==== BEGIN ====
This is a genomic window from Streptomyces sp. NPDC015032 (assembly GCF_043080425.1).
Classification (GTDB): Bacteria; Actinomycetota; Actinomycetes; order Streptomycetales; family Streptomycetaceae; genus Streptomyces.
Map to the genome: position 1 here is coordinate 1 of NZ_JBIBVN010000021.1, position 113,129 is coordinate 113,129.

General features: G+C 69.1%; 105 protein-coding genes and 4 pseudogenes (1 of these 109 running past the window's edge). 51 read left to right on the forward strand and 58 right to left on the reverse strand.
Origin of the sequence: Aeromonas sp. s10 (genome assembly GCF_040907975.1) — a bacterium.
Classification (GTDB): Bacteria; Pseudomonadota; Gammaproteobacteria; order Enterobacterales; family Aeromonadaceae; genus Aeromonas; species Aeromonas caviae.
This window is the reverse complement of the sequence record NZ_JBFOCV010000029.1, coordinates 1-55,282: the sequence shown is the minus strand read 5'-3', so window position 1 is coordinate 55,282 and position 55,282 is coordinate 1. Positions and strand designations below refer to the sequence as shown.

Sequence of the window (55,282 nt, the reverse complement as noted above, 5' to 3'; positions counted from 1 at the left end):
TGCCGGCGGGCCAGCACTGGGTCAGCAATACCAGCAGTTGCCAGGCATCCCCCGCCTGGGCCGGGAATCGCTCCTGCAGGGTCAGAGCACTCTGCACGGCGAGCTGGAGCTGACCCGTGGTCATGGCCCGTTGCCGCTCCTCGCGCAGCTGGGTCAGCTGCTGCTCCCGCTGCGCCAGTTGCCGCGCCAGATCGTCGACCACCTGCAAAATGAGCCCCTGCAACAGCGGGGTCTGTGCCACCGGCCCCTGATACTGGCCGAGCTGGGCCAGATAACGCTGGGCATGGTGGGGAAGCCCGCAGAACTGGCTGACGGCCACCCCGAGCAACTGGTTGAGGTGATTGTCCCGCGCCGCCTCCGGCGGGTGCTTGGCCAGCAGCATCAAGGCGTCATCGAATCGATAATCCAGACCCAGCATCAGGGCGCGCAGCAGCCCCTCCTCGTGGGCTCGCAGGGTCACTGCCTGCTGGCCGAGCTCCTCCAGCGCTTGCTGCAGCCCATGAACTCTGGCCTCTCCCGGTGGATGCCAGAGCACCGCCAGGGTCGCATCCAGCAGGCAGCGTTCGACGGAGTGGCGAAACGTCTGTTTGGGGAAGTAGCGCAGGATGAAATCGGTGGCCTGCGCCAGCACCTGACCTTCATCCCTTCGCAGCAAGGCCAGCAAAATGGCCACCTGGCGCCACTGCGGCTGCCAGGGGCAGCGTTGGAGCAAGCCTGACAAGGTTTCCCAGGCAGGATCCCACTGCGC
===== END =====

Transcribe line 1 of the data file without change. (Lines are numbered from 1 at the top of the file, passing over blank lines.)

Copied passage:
This is a genomic window from Streptomyces sp. NPDC015032 (assembly GCF_043080425.1).